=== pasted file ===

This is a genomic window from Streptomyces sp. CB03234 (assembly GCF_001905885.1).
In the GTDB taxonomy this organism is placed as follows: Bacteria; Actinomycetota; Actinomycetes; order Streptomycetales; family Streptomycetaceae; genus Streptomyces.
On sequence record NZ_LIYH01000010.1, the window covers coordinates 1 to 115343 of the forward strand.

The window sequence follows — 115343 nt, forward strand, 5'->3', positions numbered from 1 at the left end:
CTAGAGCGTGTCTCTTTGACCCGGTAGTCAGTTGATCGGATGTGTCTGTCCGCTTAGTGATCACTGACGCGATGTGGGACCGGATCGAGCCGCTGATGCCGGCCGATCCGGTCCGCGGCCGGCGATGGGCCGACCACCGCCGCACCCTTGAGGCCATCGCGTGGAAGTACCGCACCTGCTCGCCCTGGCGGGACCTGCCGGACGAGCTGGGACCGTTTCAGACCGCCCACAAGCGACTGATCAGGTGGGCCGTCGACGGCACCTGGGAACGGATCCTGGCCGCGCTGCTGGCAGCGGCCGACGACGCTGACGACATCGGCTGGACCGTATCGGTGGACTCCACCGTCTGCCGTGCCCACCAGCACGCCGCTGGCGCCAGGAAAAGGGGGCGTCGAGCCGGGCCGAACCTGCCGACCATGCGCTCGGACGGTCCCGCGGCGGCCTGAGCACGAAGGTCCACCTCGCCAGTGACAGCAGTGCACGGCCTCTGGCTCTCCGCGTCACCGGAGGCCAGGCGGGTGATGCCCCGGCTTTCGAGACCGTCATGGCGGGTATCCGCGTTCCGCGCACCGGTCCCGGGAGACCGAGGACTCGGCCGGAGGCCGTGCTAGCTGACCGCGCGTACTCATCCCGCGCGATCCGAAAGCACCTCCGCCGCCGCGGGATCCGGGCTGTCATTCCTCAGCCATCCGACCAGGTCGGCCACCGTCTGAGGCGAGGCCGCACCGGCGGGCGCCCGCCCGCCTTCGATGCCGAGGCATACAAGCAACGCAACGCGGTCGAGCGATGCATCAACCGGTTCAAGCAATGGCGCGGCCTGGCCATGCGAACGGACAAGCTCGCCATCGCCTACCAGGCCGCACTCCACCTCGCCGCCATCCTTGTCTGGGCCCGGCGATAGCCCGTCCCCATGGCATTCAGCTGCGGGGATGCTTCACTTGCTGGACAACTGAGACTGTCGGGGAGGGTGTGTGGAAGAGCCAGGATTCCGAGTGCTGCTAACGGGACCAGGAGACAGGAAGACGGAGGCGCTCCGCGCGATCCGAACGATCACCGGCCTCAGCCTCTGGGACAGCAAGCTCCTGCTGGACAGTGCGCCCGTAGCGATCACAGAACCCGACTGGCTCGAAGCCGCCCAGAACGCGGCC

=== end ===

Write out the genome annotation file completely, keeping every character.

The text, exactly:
This is a genomic window from Streptomyces sp. CB03234 (assembly GCF_001905885.1).
In the GTDB taxonomy this organism is placed as follows: Bacteria; Actinomycetota; Actinomycetes; order Streptomycetales; family Streptomycetaceae; genus Streptomyces.
On sequence record NZ_LIYH01000010.1, the window covers coordinates 1 to 115343 of the forward strand.

The window sequence follows — 115343 nt, forward strand, 5'->3', positions numbered from 1 at the left end:
CTAGAGCGTGTCTCTTTGACCCGGTAGTCAGTTGATCGGATGTGTCTGTCCGCTTAGTGATCACTGACGCGATGTGGGACCGGATCGAGCCGCTGATGCCGGCCGATCCGGTCCGCGGCCGGCGATGGGCCGACCACCGCCGCACCCTTGAGGCCATCGCGTGGAAGTACCGCACCTGCTCGCCCTGGCGGGACCTGCCGGACGAGCTGGGACCGTTTCAGACCGCCCACAAGCGACTGATCAGGTGGGCCGTCGACGGCACCTGGGAACGGATCCTGGCCGCGCTGCTGGCAGCGGCCGACGACGCTGACGACATCGGCTGGACCGTATCGGTGGACTCCACCGTCTGCCGTGCCCACCAGCACGCCGCTGGCGCCAGGAAAAGGGGGCGTCGAGCCGGGCCGAACCTGCCGACCATGCGCTCGGACGGTCCCGCGGCGGCCTGAGCACGAAGGTCCACCTCGCCAGTGACAGCAGTGCACGGCCTCTGGCTCTCCGCGTCACCGGAGGCCAGGCGGGTGATGCCCCGGCTTTCGAGACCGTCATGGCGGGTATCCGCGTTCCGCGCACCGGTCCCGGGAGACCGAGGACTCGGCCGGAGGCCGTGCTAGCTGACCGCGCGTACTCATCCCGCGCGATCCGAAAGCACCTCCGCCGCCGCGGGATCCGGGCTGTCATTCCTCAGCCATCCGACCAGGTCGGCCACCGTCTGAGGCGAGGCCGCACCGGCGGGCGCCCGCCCGCCTTCGATGCCGAGGCATACAAGCAACGCAACGCGGTCGAGCGATGCATCAACCGGTTCAAGCAATGGCGCGGCCTGGCCATGCGAACGGACAAGCTCGCCATCGCCTACCAGGCCGCACTCCACCTCGCCGCCATCCTTGTCTGGGCCCGGCGATAGCCCGTCCCCATGGCATTCAGCTGCGGGGATGCTTCACTTGCTGGACAACTGAGACTGTCGGGGAGGGTGTGTGGAAGAGCCAGGATTCCGAGTGCTGCTAACGGGACCAGGAGACAGGAAGACGGAGGCGCTCCGCGCGATCCGAACGATCACCGGCCTCAGCCTCTGGGACAGCAAGCTCCTGCTGGACAGTGCGCCCGTAGCGATCACAGAACCCGACTGGCTCGAAGCCGCCCAGAACGCGGCC